10,5 cm. leichte Feld Haubitze (l.F.H.) 1898/09
























































































Above:  The German 10,5cm lFH 1898/09 carriage sandblasted with a covering of Ospho 

Above:  A view of the 10,5cm lFH 98/09 axel tree seats after sandblasting

Above:  The 10,5cm lFH 98/09 spade now working again and sandblasted.  The spade locks into place using a fairly complicated cam system.  There was more work involved here that you would expect








Above:  The German 10,5cm lFH 1898/09 barrel and recoil cradle separated from one another

Below:  A closer view of the recoil cradle

Below:  A closer view of the 10,5cm lFH 98/09 barrel

Below:  Using a 300 ton horizontal press to push the barrel out of the recoil cradle

Below:  View of the howitzer after releasing the “Jesus Bolt”, allowing the hydro-spring recoil mechanism to fly forward.  There was a lot of energy with this.  Notice the trash can knocked over beside the recoil system

Below:  Ralph Lovett with the barrel and recoil cradle just after removing the hydro-spring recoil mechanism

Below:  The “Jesus Bolt” that holds the recoil mechanism together with the barrel

Below:  A front view of the 10,5cm lFH 98/09 breech block

Below:  A back view of the 10,5cm lFH 98/09 breech block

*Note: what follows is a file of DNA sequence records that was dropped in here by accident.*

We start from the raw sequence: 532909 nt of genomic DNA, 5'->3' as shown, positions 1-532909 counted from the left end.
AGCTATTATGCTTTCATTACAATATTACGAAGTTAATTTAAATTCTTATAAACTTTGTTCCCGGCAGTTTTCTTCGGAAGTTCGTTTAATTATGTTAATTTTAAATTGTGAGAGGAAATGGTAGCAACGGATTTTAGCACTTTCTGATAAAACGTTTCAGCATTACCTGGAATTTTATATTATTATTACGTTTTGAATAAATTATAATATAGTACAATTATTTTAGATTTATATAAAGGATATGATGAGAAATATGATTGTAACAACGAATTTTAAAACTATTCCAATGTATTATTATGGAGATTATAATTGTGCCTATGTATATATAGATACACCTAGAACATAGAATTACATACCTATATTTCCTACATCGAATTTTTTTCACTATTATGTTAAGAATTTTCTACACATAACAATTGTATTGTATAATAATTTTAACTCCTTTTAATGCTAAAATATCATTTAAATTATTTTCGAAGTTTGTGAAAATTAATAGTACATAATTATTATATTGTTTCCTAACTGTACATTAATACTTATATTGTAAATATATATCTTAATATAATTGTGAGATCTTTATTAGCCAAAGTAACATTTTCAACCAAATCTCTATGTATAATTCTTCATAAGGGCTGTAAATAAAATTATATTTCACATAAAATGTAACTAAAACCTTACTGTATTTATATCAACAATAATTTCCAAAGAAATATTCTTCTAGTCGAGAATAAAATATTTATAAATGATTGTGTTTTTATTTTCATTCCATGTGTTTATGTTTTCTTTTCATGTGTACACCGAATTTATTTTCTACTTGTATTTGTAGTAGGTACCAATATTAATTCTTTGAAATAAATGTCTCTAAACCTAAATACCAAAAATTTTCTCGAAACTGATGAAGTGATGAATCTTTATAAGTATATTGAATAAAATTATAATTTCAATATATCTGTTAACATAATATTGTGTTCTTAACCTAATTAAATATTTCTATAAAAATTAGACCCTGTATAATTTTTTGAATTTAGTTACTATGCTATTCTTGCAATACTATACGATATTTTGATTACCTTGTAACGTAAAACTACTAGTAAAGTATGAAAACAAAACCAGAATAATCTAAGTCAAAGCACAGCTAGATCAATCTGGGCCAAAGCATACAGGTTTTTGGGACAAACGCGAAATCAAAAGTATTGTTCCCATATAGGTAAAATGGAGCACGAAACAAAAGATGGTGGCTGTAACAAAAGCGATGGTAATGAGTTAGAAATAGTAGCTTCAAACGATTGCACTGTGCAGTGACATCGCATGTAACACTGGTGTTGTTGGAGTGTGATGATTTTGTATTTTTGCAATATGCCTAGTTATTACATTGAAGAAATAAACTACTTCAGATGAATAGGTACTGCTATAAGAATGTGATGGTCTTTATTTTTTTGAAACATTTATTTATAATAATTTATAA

Above: The carriage for the 10,5cm. l.F.H. 1898/09. This is a box trail with a shield, intended for use with a recoil system. The carriage was used again with the 7,7cm. l.F.K. 1916 and the 10,5cm. l.F.H. 1916

Above: Rear view of the 10,5cm. l.F.H. 98/09 with incorrect wheels. We have the correct wheels but have not fitted them to the howitzer yet

Above: Barrel and recoil group for the 10,5cm. l.F.H. 1898/09

Like the 7,7cm. l.F.K. 1896, the 10,5cm. l.F.H. 1898 started its service life as a non-recoil piece. The advent of the French 75mm mle/1897 with its hydro-pneumatic recoil system and quick firing Nordenfeld breech meant that Germany had to rethink her artillery development plan. These two German non-recoil pieces would be retroactively fitted with hydro-spring recoil mechanisms in order to compete with the French innovation.

The designation for the 10,5cm. l.F.H. 1898 non-recoil howitzers were changed in 1909 to 10,5cm. l.F.H. 1898/09 when the howitzers were fitted with their recoil mechanisms and new carriages with a spade to serve as a backstop. The newly retrofitted howitzers also got shields to cover the crewmen from the effects of enemy fire and axle-tree seats for two of the crewmen.

Above: Original (bottom) and reproduction (top) pointing lever for the 10,5cm. l.F.H.

The lFH 98/09 has a horizontal sliding wedge breech system, as is the case with most German guns and howitzers of the WW1 Era. The limber (protze) and caisson for the 10,5cm lFH 98/09 where unchanged after the 1909 retrofit of the howitzers. The limber was pulled by a six horse team with three drivers. We have a limber box of this type in the collection. Ammunition for the howitzer was separate loading making use of bag charges of propellant, with a shell case only used to form a seal between the breech block and the shell chamber and to hold the primer chain.

Above: Replacement wheels for the 10,5cm. l.F.H. 98/09 made from original parts from several other howitzers and guns   

Link to the 10,5cm lFH Limber

Link to the 10,5cm Ammunition

All images, research, and text are sole property of Ralph Lovett.

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